Wednesday, June 1, 2016

Eternity in Their Hearts

In his book Eternity in Their Hearts, Christian anthropologist Don Richardson asks, "Has the God who prepared the gospel for all peoples also prepared all peoples for the gospel?" His answer is a resounding yes, and he goes on to state that "more than 90 percent of this world's folk religions acknowledge at least the existence of God. Some even anticipate His redeeming concern for mankind."

Enga fits right into that pattern. Although Engans have a deep-rooted fear of the spiritual world (as we explored in our last two newsletters), traditional Enga culture believes in a male creator God named Aitawe. According to Enga tradition, Aitawe is symbolized by the sun and inhabits the upper realm of the heavens, controlling all aspects of the universe. He is considered to be benevolent and kind but nonetheless capable of stubbornness and wrath. Although he is interested in the lives of people, he does not often intervene and is therefore viewed as distant.

Along with the assistance of the moon, Aitawe created the sky beings. The sky beings live lives just like normal Engans in that they raise pigs, grow crops, and get married, but they do so without any of the problems and tensions that people encounter on this earth. In fact, they live an abundant life that is in perfect order. And because they drink from the 'water of life', the sky beings are immortal.

Many Enga traditions state that some of the sky beings came down to earth and became the founders of the various tribes. The sky beings who stayed in the heavens above maintained relationships with the sky beings that came to the earth below, particularly to continue providing them with the 'water of life' so that they could maintain their perfect immortal life, free from problems and death. However, when the wives of the sky beings gave birth to children, they fed them with breastmilk instead of the water of life. This caused them to lose the blissful life of immortality, leaving them with the burdensome life of problems and death they now have.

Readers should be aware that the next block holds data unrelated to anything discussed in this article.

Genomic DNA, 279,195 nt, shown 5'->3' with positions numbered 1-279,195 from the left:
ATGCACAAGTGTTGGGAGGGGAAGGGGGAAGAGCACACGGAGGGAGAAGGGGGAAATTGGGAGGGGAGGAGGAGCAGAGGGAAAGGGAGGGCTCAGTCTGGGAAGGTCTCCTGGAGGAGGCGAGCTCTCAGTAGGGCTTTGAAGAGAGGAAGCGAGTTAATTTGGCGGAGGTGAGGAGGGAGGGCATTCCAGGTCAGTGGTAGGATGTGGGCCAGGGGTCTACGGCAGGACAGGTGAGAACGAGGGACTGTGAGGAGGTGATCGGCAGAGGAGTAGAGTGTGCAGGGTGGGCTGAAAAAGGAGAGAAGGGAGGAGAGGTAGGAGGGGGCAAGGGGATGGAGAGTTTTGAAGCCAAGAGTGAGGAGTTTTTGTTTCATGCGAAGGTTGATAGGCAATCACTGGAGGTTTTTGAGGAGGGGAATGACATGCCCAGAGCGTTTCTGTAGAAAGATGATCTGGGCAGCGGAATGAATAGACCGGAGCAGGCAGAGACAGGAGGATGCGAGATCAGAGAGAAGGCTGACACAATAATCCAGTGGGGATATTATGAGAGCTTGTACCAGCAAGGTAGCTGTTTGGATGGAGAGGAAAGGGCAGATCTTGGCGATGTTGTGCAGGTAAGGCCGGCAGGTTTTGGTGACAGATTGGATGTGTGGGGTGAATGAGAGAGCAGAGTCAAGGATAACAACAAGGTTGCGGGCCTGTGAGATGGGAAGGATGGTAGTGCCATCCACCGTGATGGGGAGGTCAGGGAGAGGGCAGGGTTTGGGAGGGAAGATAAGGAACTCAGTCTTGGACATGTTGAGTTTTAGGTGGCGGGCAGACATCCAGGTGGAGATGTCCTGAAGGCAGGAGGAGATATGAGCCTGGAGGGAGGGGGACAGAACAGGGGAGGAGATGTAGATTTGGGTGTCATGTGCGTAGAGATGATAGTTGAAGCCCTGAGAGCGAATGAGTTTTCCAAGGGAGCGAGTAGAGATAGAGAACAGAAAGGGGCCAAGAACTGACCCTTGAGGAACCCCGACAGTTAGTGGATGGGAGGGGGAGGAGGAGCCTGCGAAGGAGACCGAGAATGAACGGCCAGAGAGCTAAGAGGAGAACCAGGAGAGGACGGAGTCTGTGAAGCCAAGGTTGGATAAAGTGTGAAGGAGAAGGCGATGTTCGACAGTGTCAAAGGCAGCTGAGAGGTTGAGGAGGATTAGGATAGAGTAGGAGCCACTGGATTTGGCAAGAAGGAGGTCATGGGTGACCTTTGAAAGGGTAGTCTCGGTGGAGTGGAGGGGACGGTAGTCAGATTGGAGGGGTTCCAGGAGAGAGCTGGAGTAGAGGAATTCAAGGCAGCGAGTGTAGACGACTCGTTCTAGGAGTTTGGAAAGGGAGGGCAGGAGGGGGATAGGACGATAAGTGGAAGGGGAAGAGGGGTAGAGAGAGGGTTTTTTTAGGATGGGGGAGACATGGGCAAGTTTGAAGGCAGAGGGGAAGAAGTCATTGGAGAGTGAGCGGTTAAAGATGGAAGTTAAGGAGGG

As we read about this traditional Engan worldview, we can't help but notice parallels with the biblical worldview. Just as God created everything and it was good, so too did Aitawe create a good, peaceful existence for the sky beings. And just as Eve rejected the other trees in the Garden of Eden, choosing instead to take from the tree of the knowledge of good and evil, so too did the wives of the sky beings forsake the water of life, choosing instead to feed their children with breastmilk. And just as Adam and Eve's decision to eat the forbidden fruit brought sin and death into the world, so too did the decision to feed breastmilk to children bring in death and all the problems that plague Enga society.

God was preparing the Enga people for the gospel long before missionaries ever came.
The traditional Enga worldview is ripe for the gospel of Jesus Christ. Engans know that something is horribly wrong that has taken us from the blissful world of the creator. They understand that we have rejected the water of life that gives us perfect peace and immortal life and exchanged it for the things of this world that lead only to death. But until the good news of the gospel came to them, they did not understand that there was a way to undo what has been done. But as they hear God's Word in their own language, they know that it is possible once again to drink from the water of life.

“If anyone thirsts, let him come to me and drink. Whoever believes in me, as the Scripture has said, ‘Out of his heart will flow rivers of living water.’” – John 7:37 (ESV)

I would like to acknowledge and thank Paul Brennan for his anthropological research among the Enga people, which has proven to be quite valuable in understanding the traditional Engan worldview.